There were two major mentors in Wilma's life. The first was John Mackin in Richmond who is now deceased. Mackin did the show with her and was generous with his support and advice on her career.
Her Cleveland mentor was Don Perris, who was President of Scripps Howard Broadcasting when they were located here. "He was always so solid for me. Always gave me such good advice. He was like a big brother - a wonderful man. So smart and so kind." Perris passed away last year.
Wilma knows how competitive her business can be. "We're all in our own boat. It's not gender oriented, it depends on the individual." That's why she is so happy with the television family she works with now at TV 8.
"It sounds so cliché to say we are like a family, but we really are. We all really like each other." She has been in situations where that was not always the case, so she is especially happy with her current situation.
Fox 8 Anchors Bill Martin, Stacey Bell and Wilma Smith
Wilma stays in Cleveland because simply, it is her home. "I can click my heels together every day and I am home. I am very lucky. I was born and raised here." There were opportunities for her to go elsewhere, but she turned them down.
In addition to her husband, Wilma shares her home with her "babies" - three rescue beagles named Clifford, Clarence and Cassandra Marie.
Wilma Smith and her dogs
Clifford, Clarence and Cassandra
She loves all animals but especially hers. "The thing about animals is they always stay babies and they are just so loving and understanding."
She also enjoys baking, although she says cooking is her husband's area of expertise. "I bake and he cooks. He is an excellent cook. I think he learned to do it as a means of survival." Wilma often brings her cookies to the station to share.
Her average day now is ideal for her. Since she is only doing the 6:00 news she can get to the station at 3 and leave at 7:30. She started doing the news when she and Tom were only married a year or so. She almost turned the anchor position down but Tom said you have to try it. "23 ½ years later I get to have a normal life and dinner at home with my husband."
Tom Gerber and Wilma Smith
"I'm in a stage now where I'm thinking about what I want to do next. I'm hoping it's like the other things in my life where they just happened. Something I never would have thought of but it comes along and you think, 'That's interesting.' Something serendipitous. That's another thing Don Perris taught me - about serendipity. How important it is. How things will just happen. I just give it to God and count on serendipity."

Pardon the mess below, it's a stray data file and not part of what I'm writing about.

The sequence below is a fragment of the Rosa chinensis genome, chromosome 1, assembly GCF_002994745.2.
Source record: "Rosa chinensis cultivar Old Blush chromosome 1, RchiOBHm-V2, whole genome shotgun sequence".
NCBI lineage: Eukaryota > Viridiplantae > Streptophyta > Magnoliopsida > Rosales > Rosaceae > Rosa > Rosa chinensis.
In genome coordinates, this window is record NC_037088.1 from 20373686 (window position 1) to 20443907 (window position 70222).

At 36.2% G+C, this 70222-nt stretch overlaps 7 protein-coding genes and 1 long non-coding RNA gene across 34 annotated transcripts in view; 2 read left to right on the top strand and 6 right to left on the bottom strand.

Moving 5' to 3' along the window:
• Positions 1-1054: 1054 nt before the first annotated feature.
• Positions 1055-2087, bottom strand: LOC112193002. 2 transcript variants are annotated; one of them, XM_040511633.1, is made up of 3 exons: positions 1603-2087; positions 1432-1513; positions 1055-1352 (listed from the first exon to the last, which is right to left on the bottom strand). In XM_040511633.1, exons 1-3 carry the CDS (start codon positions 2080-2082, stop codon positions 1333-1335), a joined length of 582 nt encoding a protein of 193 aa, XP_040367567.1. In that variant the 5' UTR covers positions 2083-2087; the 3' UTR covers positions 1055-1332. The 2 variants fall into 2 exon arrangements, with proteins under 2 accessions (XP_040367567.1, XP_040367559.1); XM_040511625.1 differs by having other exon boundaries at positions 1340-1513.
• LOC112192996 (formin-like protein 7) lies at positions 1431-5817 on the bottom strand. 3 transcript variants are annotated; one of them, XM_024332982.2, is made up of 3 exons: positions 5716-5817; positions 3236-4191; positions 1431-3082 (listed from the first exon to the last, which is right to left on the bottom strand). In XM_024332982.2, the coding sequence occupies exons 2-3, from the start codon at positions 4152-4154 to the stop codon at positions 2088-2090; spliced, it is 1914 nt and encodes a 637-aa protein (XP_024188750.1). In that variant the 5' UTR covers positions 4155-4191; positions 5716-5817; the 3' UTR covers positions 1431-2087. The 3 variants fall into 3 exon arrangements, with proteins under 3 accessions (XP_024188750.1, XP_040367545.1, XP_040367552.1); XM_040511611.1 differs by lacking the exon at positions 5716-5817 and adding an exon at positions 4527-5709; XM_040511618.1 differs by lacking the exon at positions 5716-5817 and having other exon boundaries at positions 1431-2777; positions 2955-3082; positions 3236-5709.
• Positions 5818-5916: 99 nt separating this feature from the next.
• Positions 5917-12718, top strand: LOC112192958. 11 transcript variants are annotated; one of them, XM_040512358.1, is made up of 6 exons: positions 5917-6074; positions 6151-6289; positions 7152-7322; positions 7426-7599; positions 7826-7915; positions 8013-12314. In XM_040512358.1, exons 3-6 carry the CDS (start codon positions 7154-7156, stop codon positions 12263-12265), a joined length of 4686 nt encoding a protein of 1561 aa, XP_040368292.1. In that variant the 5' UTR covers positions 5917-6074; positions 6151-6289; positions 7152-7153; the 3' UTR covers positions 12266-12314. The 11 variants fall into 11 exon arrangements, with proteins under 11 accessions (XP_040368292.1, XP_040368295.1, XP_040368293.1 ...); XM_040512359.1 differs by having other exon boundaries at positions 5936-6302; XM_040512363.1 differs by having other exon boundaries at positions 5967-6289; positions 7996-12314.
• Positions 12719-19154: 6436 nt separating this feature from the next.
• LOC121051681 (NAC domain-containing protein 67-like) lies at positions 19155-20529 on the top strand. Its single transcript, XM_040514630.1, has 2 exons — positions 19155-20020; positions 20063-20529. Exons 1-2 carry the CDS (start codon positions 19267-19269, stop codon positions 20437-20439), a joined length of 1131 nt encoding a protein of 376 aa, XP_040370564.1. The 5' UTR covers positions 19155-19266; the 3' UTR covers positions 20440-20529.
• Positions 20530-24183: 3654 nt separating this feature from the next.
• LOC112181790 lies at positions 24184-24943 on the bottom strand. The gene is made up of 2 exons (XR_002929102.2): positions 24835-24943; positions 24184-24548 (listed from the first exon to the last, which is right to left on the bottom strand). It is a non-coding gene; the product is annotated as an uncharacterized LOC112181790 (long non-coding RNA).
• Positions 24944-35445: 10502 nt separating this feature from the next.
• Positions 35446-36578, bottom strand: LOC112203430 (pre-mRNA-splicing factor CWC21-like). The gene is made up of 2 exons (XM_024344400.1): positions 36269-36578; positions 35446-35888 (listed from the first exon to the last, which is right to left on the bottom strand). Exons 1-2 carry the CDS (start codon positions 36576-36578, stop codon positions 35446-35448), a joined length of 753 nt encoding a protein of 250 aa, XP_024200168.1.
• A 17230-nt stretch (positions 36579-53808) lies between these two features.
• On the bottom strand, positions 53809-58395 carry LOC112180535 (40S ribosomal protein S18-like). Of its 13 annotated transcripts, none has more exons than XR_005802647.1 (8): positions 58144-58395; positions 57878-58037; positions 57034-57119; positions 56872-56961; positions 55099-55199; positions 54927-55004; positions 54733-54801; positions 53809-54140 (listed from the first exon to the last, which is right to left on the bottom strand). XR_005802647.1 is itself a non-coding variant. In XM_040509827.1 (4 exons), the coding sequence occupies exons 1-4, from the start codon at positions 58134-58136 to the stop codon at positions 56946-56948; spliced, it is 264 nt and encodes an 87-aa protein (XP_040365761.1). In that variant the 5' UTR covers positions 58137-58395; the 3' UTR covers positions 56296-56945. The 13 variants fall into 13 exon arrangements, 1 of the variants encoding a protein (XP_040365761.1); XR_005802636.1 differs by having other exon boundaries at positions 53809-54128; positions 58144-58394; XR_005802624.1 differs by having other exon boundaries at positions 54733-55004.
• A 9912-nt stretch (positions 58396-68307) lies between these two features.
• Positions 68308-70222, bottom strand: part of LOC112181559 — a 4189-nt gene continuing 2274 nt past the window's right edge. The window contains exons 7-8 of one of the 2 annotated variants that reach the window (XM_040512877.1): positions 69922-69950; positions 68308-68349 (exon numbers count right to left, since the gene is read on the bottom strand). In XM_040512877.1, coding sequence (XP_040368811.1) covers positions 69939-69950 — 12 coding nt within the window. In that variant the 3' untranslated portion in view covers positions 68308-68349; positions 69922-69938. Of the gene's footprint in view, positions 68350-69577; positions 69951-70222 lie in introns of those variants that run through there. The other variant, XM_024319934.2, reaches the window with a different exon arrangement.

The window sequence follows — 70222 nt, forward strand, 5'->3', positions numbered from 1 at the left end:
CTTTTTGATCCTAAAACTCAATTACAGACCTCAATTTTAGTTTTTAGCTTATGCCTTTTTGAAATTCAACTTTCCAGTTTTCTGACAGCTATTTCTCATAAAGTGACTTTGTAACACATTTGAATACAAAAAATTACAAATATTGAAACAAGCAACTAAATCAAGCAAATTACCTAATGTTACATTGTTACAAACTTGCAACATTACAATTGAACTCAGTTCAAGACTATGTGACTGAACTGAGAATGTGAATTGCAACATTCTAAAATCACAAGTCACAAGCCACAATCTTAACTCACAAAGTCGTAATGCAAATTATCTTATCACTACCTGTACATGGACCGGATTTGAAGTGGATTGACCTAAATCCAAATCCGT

Wilma is a devout Catholic and her faith plays a major role in her life. She says she prays a lot; little silent prayers throughout the day. "I have a little room at home, where I go and kneel down and pray to God. God, the Blessed Virgin, angels and saints are very important to me." She also has statues in the room of St. Anthony, St. Jude, the Infant of Prague and the Blessed Virgin.
Wilma Smith in front of Christmas wreath
"The Blessed Virgin has always been my friend. When I was a little girl I was really, really sick. I almost died. I had scarlet fever when I was 7. But I got over it and got it again so when I got it the 2nd time my resistance was down and it was worse. I got very close to the Blessed Virgin then."
Wilma did not realize how sick she was, but she remembers everything being very foggy - a symptom of a high fever. She heard her mom crying.
She remembers, "I saw my mom was ironing in the hallway and crying and watching me in my bedroom. I remember saying to her "Don't cry mommy, Mary will take care of me." And then she really started crying. And Mary did take care of me. And always has."
Her parents are both deceased now and Wilma's only sibling, Jewell is very ill.
Co-anchors Lou Maglio and Wilma Smith signing autographs for fans
Wilma is involved in a number of charitable undertakings including serving on the boards of The American Cancer Society, Alzheimer's Association and Juvenile Diabetes Association. Her love of animals brought her to be a board member of the Animal Protective League. Wilma has been the host of the Muscular Dystrophy Association Telethon numerous times.
She has earned 10 Emmy awards as well as "Cleveland's Most Watchable Woman", "Best Anchorperson in Cleveland", "Anchor of Excellence" and, "Newscaster of the Year".
She is a member of the Ohio Television/Radio Hall of Fame and one of few women to be admitted to the Cleveland Association of Broadcasters Silver Circle. ClevelandSeniors.Com visitors chose Wilma as their Favorite Female Anchor.
Wilma Smith receiving award from Dan Hanson after being voted 'Favorite Female News Anchor' by the fans.
In 2099 when the City of Cleveland Time Capsule is opened, Wilma's letter will be the only from a broadcaster.
Yet she says, "I'm much shyer then people think. If I don't know people at a party or event, I am very quiet...just because I am fearful. It is easier to perform than not to perform."
TV legend Virgil Dominic had this to say about Wilma: "Wilma Smith. Such a lady. She was always the best. I competed with her for years and then when there was a short window in her contract I was able to hire her. I was thrilled."
Wilma hopes to be thought of as someone who is a good person that people really like and enjoy watching. That seems to be an understatement. People have come to think of Wilma as "The Queen of Cleveland Television" and it is a title she wears well.
She represents what is good about Cleveland. She puts faith and family above all else. She treats co-workers, friends and strangers with respect.
Wilma Smith makes us feel a little better each time we see her. She makes us comfortable and glad we invited her into our home.
Profiled by Debbie Hanson (1/08)